Corporate Lobbyists Make Gains With Democrats and Republicans

Special interests run amok in all levels of government

Corporate lobbying holds a powerful influence over elected officials. Philipp Schmidli/Getty Images

An analysis conducted by the Center for Responsive Politics found that corporations spent $840 million in the first quarter of 2017 lobbying Congress and the White House—the highest amount in five years. The pharmaceutical industry and health products sector led the spending with just under $80 million. While the number of registered lobbyists has decreased, the money being poured into Washington has increased. In April 1938, then-President Franklin Roosevelt warned Congress that “the liberty of a democracy is not safe if the people tolerate the growth of private power to a point where it becomes stronger than their democratic state itself. That, in its essence, is fascism.” Through a dismissal of campaign finance reform and the emboldening of lobbyists, corporate power is dismantling democracy in America.

An investigation conducted by Maplight’s Andrew Perez and IBTimes’ David Sirota found that four lobbyists raised $380,000 for the Democratic Congressional Campaign Committee (DCCC) between January and March—four times more than lobbyists raised for the DCCC in 2016. Perez and Sirota reported that three of the lobbyists are prominent Clinton donors, including Tony Podesta of Podesta Group, who has raised $131,000 for the DCCC and donated $5,000 to the committee in 2017. His clients include Walmart, Wells Fargo, Lockheed Martin and BAE Systems.

Democrats further embraced lobbyists after Hillary Clinton’s election loss. In February 2017, DNC members refused to re-enact the ban on donations from lobbyists and PACs that former DNC Chair Debbie Wasserman Schultz rescinded during the Democratic primaries to give Clinton an advantage over Sen. Bernie Sanders’ grassroots fundraising machine. The Clinton campaign appointed two former lobbyists to the DNC Unity Commission, Charlie Baker of the Dewey Square Group and Jeff Berman, a former lobbyist for the Keystone XL pipeline and the private prison company GEO Group.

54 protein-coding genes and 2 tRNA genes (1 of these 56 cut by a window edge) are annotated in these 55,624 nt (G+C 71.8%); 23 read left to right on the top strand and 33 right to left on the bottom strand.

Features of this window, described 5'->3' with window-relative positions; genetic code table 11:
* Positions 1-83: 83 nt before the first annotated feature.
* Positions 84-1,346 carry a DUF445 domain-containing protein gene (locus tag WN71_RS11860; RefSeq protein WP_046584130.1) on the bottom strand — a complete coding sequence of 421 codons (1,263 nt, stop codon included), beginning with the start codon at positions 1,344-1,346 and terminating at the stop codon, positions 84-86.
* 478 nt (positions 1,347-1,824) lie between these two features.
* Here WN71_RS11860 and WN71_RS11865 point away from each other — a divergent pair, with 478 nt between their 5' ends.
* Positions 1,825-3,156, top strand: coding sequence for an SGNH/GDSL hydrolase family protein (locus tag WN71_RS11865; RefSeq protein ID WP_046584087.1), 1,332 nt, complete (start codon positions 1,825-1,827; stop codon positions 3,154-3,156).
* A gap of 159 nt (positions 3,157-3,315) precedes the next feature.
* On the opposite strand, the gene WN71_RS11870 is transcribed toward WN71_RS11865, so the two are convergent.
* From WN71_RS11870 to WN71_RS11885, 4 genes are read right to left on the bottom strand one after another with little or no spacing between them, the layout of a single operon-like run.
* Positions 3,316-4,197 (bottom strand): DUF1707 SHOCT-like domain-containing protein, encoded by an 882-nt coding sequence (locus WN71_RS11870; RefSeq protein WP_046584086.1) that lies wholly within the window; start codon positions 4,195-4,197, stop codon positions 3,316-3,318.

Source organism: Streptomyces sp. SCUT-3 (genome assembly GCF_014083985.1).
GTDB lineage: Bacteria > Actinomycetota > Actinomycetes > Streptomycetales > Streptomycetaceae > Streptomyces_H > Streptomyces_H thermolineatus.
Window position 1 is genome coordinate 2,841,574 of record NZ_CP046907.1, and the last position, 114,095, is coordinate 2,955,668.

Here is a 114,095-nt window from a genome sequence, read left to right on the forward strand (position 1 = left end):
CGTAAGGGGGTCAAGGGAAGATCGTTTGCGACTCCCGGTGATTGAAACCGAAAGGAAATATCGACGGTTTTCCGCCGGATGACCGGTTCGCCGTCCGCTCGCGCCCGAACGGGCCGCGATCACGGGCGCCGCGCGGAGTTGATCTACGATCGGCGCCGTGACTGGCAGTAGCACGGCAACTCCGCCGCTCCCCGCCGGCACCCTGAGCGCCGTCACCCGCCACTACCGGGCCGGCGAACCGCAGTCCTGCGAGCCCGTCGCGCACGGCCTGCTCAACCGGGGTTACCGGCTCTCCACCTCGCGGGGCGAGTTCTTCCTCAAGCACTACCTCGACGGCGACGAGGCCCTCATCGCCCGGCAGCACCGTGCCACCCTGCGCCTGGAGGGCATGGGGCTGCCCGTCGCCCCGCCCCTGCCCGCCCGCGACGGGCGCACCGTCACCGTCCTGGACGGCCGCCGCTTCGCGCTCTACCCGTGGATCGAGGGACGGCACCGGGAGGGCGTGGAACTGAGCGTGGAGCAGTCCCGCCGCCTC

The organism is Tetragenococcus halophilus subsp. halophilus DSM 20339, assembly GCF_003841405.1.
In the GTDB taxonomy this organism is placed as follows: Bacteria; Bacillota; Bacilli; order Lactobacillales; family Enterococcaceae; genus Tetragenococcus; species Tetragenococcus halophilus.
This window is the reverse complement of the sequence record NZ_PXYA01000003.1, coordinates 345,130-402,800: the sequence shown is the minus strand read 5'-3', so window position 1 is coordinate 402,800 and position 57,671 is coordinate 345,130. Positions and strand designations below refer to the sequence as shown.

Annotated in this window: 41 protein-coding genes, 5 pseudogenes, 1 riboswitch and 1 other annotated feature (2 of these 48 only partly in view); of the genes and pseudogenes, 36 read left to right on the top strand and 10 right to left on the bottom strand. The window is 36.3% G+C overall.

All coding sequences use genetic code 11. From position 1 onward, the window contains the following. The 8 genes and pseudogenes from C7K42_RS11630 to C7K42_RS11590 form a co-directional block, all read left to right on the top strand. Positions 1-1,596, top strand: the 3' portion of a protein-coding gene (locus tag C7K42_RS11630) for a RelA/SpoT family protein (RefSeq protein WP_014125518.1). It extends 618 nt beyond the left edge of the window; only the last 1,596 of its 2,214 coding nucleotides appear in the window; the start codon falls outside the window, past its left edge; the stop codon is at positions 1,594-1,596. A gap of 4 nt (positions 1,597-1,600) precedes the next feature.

Republicans have granted several lobbyists positions at government agencies. The Center for Responsive Politics cited lobbyists Chad Wolf at the Transportation Security Administration, Lance Legitt at the Department of Health and Human Services and Christian Palich at the Environmental Protection Agency. Wolf, Legitt and Palich all have recent records of lobbying for industries regulated by the government agencies they are currently employed by. President Donald Trump rescinded a 2009 Obama rule that banned appointed individuals from serving in agencies they recently lobbied and has granted waivers for lobbyists to work on policies that could potentially benefit former clients.

The federal level isn’t the only place that has seen increases in lobbying expenditures. The Kansas City Star reported that lobbyists have spent $435,000 courting Kansas state legislators so far in 2017, a total close to the $472,000 lobbyists spent in all of 2016 in the state. The Arizona Republic reported that Phoenix hasn’t been enforcing local lobbying regulations, and the city council has not acted to fix the problem. The Village Voice reported that lobbyists in New York City have seen increased compensation under Bill de Blasio’s service as mayor. Former lobbyist Keith Powers is currently campaigning to get elected to the New York City City Council. The Los Angeles Times reported that $309 million was spent on lobbying last year in California, the second highest amount ever recorded in the state.

With neither political party taking action to curb the problem, the vast amount of money involved in corporate lobbying and the powerful influence it holds over elected officials is a problem of increasing importance.